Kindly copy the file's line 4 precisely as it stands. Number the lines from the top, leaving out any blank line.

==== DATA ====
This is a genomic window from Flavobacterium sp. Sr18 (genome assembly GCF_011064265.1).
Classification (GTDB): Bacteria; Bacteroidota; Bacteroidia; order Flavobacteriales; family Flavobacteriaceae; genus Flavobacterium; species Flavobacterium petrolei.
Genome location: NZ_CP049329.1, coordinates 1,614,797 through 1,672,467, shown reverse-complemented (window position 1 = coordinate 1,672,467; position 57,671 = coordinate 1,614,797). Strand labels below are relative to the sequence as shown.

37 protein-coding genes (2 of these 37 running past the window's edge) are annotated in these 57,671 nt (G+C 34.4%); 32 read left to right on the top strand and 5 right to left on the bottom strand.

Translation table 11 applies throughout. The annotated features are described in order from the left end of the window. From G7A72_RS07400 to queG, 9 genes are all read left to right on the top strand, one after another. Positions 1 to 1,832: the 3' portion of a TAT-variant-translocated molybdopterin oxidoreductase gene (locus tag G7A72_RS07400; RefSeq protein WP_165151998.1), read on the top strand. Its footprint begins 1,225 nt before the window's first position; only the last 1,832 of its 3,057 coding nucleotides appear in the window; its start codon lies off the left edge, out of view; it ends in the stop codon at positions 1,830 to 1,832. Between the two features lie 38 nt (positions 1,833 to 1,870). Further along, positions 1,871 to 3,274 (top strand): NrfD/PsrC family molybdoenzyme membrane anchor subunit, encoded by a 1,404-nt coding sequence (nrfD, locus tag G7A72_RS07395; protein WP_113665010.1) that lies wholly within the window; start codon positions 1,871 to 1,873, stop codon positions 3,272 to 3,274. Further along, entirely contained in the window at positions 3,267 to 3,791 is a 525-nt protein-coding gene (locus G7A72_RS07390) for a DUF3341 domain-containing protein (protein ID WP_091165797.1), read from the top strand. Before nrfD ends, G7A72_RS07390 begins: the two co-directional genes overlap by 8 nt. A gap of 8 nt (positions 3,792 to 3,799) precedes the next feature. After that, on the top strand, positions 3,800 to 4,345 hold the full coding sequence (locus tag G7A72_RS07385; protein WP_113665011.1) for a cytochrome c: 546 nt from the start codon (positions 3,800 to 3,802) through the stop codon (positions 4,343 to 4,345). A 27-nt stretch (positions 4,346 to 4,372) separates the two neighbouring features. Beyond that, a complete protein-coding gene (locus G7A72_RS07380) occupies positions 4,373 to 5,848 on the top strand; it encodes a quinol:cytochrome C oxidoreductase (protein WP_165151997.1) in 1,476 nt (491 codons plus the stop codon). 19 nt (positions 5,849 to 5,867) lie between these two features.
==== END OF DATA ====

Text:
37 protein-coding genes (2 of these 37 running past the window's edge) are annotated in these 57,671 nt (G+C 34.4%); 32 read left to right on the top strand and 5 right to left on the bottom strand.